(Im)Perfect Summers

In defense for the experimental

An internship with The New York Times. A research program at MIT. A community service trip to Peru. In communities like Brown, there is an unspoken pressure to have a perfect, enlightening, sparkling summer experience. Yet sometimes, even if we follow the traditional path of an overachiever by getting a desk job or traveling the world, our experiences still fall short of our expectations.

This summer, I had two part-time internships—one with a small publishing company, the other with an eco-conscious lifestyle magazine—both wonderful learning experiences. I saw the day-to-day life of someone in the industry, learned how publishing works, and even got to try my hand at writing an article here and there.

But as exciting as that may or may not sound, there were some dull moments. My goal was to determine if the benefits of the industry outweighed the costs. I loved the process of interviewing, writing, and revising articles. I did not love the days of countless emails and endless phone calls and bottomless voicemail boxes. I loved the relationships I built with my friendly coworkers over company lunches. I did not love the lonely days I spent trapped in my cubicle with only the rush of the icy A/C and clack of my keyboard to keep me company as I did my data entry.

These summer experiences taught me more about what I don’t like than what I do. I don’t like feeling as if I’m wasting my time. I don’t like being isolated at work. I don’t like being chained to a desk all day. Perhaps the publishing industry is not for me, or perhaps those experiences were not the best representations of the publishing industry. Either way, it’s okay, because I am one step closer to answering my initial question about my future career plans. Even negative information is information, and finding out the aspects of the job that I don’t enjoy helps me narrow down my search for positions without those characteristics.

For these reasons, I think it is essential to take advantage of each summer as an opportunity to experiment, especially the summers after freshman and sophomore year (although it is never too late to try new things). There are so many exciting and realistic opportunities to do something different with your summer—like work on an organic farm, for example, or backpack in Nepal. These unconventional experiences can be just as rewarding and informative as an internship, as long as you have the guts to try, the will to learn, and the mindset to explore.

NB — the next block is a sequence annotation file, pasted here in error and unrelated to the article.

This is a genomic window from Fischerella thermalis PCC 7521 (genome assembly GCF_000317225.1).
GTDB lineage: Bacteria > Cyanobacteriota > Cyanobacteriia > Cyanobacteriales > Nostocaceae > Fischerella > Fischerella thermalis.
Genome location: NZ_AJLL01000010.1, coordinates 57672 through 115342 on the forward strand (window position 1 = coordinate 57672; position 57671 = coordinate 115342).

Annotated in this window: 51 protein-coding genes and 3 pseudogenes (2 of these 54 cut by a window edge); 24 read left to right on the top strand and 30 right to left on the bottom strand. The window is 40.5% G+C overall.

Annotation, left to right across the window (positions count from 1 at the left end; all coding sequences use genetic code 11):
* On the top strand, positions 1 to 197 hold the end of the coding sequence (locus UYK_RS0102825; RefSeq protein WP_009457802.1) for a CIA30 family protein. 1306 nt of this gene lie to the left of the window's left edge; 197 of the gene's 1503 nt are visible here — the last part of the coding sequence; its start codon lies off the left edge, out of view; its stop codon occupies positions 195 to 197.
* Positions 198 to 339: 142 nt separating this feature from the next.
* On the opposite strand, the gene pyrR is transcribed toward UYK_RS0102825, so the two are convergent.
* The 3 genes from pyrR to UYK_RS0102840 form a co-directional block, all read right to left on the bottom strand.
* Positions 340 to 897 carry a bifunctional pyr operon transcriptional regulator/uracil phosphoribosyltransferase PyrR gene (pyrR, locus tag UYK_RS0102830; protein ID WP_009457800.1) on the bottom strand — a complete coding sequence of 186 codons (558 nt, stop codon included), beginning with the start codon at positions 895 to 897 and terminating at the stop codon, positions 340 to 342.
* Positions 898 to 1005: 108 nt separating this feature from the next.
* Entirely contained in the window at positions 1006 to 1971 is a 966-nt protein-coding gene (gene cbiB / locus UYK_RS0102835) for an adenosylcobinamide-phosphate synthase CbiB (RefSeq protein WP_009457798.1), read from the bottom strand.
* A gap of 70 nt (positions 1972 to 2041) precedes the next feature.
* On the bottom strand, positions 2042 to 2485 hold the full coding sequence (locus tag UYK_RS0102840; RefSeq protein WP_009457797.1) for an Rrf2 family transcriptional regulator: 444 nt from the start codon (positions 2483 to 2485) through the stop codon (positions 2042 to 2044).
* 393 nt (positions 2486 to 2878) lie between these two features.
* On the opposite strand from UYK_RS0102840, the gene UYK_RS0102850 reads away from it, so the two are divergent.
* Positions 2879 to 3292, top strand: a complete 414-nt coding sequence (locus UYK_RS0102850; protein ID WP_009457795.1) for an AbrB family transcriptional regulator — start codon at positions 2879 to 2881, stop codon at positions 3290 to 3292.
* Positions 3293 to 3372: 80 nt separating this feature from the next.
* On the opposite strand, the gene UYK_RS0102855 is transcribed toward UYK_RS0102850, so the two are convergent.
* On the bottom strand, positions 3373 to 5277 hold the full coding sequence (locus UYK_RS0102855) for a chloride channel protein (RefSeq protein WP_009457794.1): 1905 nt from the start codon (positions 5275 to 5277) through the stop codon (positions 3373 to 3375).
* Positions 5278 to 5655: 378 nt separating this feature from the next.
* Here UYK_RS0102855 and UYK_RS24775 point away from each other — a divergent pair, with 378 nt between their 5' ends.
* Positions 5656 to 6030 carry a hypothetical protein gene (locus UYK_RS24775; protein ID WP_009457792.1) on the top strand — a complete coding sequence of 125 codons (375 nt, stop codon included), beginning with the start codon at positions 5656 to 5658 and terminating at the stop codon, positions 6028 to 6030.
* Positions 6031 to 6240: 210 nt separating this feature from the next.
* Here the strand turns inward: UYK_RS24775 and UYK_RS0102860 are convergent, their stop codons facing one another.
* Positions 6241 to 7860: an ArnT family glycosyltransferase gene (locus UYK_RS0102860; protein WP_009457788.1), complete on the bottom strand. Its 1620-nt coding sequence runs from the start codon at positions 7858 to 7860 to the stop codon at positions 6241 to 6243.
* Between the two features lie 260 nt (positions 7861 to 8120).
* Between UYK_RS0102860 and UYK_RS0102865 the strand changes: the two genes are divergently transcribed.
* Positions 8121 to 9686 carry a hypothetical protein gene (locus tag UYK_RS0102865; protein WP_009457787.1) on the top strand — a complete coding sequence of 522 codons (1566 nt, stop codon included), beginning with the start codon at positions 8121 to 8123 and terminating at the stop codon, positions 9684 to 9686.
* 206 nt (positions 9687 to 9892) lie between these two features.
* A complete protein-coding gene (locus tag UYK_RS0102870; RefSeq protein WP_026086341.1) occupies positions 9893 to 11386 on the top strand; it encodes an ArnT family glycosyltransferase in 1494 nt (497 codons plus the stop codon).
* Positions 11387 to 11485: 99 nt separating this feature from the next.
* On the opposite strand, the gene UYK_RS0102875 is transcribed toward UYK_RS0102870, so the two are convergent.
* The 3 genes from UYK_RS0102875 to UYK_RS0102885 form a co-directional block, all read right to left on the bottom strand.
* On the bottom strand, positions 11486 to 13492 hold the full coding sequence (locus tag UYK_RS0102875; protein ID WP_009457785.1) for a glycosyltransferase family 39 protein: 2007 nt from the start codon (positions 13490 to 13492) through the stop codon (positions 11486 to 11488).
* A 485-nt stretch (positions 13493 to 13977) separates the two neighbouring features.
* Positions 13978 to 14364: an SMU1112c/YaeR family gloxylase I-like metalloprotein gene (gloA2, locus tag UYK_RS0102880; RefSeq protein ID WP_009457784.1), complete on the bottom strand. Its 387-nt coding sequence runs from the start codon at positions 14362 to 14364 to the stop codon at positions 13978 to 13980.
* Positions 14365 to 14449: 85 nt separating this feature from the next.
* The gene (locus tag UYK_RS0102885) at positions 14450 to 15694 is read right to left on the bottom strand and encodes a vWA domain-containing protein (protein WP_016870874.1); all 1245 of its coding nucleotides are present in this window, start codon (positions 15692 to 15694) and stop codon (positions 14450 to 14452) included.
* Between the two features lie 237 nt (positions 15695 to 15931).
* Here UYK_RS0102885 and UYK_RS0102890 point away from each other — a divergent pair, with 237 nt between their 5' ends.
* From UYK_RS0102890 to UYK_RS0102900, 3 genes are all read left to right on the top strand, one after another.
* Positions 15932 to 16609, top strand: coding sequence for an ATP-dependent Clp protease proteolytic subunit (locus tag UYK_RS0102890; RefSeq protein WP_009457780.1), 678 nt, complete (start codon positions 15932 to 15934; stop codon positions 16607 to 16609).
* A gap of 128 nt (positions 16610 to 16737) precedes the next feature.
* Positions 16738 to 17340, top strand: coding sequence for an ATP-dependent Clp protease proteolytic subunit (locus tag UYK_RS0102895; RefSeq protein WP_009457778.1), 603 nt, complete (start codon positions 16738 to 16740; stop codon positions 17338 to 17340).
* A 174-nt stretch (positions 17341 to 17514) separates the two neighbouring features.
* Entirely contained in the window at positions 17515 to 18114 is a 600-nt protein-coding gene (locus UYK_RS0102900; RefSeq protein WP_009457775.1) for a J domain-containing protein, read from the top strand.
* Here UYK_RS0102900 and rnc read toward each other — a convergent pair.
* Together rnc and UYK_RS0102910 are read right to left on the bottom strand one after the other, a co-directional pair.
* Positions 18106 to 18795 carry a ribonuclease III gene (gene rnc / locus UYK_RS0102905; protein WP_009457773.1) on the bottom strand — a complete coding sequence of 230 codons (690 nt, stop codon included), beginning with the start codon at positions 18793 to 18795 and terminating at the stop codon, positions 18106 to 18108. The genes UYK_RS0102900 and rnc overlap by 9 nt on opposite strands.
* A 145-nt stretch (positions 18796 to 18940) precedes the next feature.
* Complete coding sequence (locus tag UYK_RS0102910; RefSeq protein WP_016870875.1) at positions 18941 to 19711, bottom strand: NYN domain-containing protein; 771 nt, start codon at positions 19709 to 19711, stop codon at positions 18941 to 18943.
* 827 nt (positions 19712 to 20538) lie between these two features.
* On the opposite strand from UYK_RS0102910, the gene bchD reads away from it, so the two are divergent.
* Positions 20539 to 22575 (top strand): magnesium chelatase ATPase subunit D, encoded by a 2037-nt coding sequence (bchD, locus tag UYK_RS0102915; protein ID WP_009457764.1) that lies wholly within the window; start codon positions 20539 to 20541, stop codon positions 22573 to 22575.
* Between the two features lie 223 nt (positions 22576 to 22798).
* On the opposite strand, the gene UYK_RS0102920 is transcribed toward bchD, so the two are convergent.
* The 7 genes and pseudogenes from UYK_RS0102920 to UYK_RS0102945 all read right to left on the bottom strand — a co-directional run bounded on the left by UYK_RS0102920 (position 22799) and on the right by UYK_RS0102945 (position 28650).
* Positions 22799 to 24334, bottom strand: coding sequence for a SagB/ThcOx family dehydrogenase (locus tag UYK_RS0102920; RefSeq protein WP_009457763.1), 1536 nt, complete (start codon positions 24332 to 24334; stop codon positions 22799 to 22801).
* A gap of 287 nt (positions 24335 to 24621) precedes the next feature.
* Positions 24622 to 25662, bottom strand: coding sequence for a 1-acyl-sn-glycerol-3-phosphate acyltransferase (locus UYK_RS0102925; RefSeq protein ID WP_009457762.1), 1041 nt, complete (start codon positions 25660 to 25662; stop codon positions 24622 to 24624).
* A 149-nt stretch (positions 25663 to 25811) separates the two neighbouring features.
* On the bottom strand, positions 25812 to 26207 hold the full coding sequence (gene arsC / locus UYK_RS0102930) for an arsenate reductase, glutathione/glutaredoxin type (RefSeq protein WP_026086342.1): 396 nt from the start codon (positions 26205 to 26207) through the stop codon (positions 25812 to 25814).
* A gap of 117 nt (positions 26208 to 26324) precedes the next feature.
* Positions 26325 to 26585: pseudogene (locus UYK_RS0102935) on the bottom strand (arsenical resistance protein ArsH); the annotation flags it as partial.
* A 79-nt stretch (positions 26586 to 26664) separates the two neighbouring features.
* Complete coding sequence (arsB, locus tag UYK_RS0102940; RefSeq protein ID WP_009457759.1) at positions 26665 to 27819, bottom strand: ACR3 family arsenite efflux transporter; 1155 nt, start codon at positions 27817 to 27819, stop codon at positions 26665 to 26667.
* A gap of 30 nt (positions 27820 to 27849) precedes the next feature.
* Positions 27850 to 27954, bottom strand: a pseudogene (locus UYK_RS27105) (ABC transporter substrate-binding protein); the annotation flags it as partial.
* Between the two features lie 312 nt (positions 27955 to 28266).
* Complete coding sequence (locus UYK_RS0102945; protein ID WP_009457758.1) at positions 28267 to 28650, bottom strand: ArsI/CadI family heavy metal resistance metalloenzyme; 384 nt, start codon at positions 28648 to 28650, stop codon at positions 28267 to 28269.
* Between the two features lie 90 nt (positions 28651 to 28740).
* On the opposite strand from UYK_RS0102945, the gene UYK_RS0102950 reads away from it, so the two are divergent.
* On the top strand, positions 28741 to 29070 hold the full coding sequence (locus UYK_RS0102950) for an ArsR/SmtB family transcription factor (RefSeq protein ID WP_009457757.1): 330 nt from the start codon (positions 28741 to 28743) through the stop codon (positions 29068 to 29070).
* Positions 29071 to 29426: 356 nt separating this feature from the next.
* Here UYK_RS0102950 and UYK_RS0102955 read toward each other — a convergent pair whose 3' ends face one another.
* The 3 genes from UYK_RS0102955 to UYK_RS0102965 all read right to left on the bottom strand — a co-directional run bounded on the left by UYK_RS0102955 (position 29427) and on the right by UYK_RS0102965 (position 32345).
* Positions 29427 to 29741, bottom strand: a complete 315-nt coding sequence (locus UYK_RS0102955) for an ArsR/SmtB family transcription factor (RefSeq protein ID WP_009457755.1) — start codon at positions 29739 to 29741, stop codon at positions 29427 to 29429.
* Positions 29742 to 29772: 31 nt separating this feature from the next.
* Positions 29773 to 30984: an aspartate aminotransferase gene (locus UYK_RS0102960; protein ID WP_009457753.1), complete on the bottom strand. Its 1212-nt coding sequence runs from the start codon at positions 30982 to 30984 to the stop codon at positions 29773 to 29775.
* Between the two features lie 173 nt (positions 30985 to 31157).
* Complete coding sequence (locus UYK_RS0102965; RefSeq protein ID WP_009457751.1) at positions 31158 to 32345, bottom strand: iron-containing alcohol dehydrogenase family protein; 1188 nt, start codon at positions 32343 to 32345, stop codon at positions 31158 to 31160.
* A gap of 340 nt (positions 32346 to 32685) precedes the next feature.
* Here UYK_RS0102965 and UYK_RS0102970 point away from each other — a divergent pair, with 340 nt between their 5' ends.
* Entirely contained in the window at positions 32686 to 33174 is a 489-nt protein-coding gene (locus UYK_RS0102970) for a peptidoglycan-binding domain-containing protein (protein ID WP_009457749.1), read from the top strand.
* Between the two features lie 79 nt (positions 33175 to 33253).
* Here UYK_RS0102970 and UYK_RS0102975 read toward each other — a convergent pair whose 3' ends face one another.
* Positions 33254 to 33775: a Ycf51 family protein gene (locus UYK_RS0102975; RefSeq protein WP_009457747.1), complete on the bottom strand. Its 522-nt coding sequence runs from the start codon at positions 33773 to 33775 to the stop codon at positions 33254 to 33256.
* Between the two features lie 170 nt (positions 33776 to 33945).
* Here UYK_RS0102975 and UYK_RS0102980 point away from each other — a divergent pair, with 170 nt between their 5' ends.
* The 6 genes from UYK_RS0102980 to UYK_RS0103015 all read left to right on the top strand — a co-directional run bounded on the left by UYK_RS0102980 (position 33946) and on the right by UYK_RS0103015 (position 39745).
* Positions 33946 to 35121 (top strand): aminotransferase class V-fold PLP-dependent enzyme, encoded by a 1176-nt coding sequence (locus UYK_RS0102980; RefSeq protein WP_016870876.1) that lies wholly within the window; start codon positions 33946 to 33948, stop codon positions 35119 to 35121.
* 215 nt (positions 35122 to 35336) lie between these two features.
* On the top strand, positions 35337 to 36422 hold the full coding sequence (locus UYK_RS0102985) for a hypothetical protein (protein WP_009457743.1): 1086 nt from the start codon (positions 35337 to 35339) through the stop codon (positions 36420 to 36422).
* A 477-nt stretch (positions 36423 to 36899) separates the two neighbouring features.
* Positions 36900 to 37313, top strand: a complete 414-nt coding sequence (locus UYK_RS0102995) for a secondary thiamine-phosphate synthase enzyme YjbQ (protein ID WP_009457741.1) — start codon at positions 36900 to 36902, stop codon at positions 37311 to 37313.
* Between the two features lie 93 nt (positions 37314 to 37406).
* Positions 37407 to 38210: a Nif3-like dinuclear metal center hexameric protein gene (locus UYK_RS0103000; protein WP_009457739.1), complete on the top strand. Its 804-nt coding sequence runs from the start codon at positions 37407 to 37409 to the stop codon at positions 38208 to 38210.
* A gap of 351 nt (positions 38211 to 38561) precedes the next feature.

Take Hannah Seckendorf ’20, for example. She spent her summer on a 50-foot sailboat in the Caribbean, shadowing two marine biologists working on Project AWARE, a global movement for ocean protection. Hannah says, “We dove two to three times a day, recording the number of endangered vertebrates and invertebrates, as well as the physical damage done to the reefs, to find out which reefs needed what type of conservation efforts. I had heard about this research opportunity the summer before while doing an accelerated certification program.” Even though there is no marine biology program at Brown, Hannah was able to explore her passion in a hands-on environment through her summer experience. She confirms, “I’m really glad I found a way to make it happen.”

Sam Berube ’19 also spent his summer doing something he loves. He explains, “I was taking the Introduction to Oceanography course during my first year at Brown when I saw a photo by National Geographic Photographer Brian Skerry in an article we were reading. I checked out his website, found out he lived in Boston, sent him an email, scheduled a call, and have been working with him since then. This summer, I continued to work with him, running and coordinating his social media platforms.” Sam has also done a lot of work with the National Geographic Instagram account, helping to write captions for certain posts and increasing their following by about a million followers every couple of weeks.

While my internship experiences weren’t quite as offbeat as those mentioned previously, they were equally experimental in that it was my first foray into the publishing industry. My experimentation taught me that I don’t have to enjoy every moment of the summer to have a fulfilling one. I don’t have to fear an imperfect summer experience because a flawed one can be just as revealing and important. Most importantly, I have the freedom to change my mind. And there is power in that